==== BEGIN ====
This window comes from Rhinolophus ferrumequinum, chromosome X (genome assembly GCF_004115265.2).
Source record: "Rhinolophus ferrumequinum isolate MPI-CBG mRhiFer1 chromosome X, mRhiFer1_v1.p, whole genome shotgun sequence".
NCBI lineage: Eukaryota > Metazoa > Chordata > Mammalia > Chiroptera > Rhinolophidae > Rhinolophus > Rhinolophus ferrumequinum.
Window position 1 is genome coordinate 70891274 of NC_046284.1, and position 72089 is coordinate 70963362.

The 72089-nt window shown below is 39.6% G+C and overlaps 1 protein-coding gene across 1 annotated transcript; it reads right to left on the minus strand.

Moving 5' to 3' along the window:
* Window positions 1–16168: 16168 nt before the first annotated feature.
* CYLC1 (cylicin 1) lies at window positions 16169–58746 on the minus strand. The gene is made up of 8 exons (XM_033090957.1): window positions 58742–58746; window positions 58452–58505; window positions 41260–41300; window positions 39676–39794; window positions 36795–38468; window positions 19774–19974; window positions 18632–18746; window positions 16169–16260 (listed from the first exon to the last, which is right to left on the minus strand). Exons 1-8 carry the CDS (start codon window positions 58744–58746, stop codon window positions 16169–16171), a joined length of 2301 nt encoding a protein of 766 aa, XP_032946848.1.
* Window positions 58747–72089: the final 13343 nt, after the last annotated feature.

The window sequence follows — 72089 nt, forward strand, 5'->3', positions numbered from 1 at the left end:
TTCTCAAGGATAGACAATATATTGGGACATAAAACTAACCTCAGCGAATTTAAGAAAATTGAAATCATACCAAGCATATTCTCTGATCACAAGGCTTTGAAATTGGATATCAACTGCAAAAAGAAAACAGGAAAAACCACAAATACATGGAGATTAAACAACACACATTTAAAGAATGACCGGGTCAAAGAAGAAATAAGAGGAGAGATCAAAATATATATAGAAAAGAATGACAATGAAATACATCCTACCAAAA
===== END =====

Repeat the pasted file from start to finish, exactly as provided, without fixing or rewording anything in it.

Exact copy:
This window comes from Rhinolophus ferrumequinum, chromosome X (genome assembly GCF_004115265.2).
Source record: "Rhinolophus ferrumequinum isolate MPI-CBG mRhiFer1 chromosome X, mRhiFer1_v1.p, whole genome shotgun sequence".
NCBI lineage: Eukaryota > Metazoa > Chordata > Mammalia > Chiroptera > Rhinolophidae > Rhinolophus > Rhinolophus ferrumequinum.
Window position 1 is genome coordinate 70891274 of NC_046284.1, and position 72089 is coordinate 70963362.

The 72089-nt window shown below is 39.6% G+C and overlaps 1 protein-coding gene across 1 annotated transcript; it reads right to left on the minus strand.

Moving 5' to 3' along the window:
* Window positions 1–16168: 16168 nt before the first annotated feature.
* CYLC1 (cylicin 1) lies at window positions 16169–58746 on the minus strand. The gene is made up of 8 exons (XM_033090957.1): window positions 58742–58746; window positions 58452–58505; window positions 41260–41300; window positions 39676–39794; window positions 36795–38468; window positions 19774–19974; window positions 18632–18746; window positions 16169–16260 (listed from the first exon to the last, which is right to left on the minus strand). Exons 1-8 carry the CDS (start codon window positions 58744–58746, stop codon window positions 16169–16171), a joined length of 2301 nt encoding a protein of 766 aa, XP_032946848.1.
* Window positions 58747–72089: the final 13343 nt, after the last annotated feature.

The window sequence follows — 72089 nt, forward strand, 5'->3', positions numbered from 1 at the left end:
TTCTCAAGGATAGACAATATATTGGGACATAAAACTAACCTCAGCGAATTTAAGAAAATTGAAATCATACCAAGCATATTCTCTGATCACAAGGCTTTGAAATTGGATATCAACTGCAAAAAGAAAACAGGAAAAACCACAAATACATGGAGATTAAACAACACACATTTAAAGAATGACCGGGTCAAAGAAGAAATAAGAGGAGAGATCAAAATATATATAGAAAAGAATGACAATGAAATACATCCTACCAAAA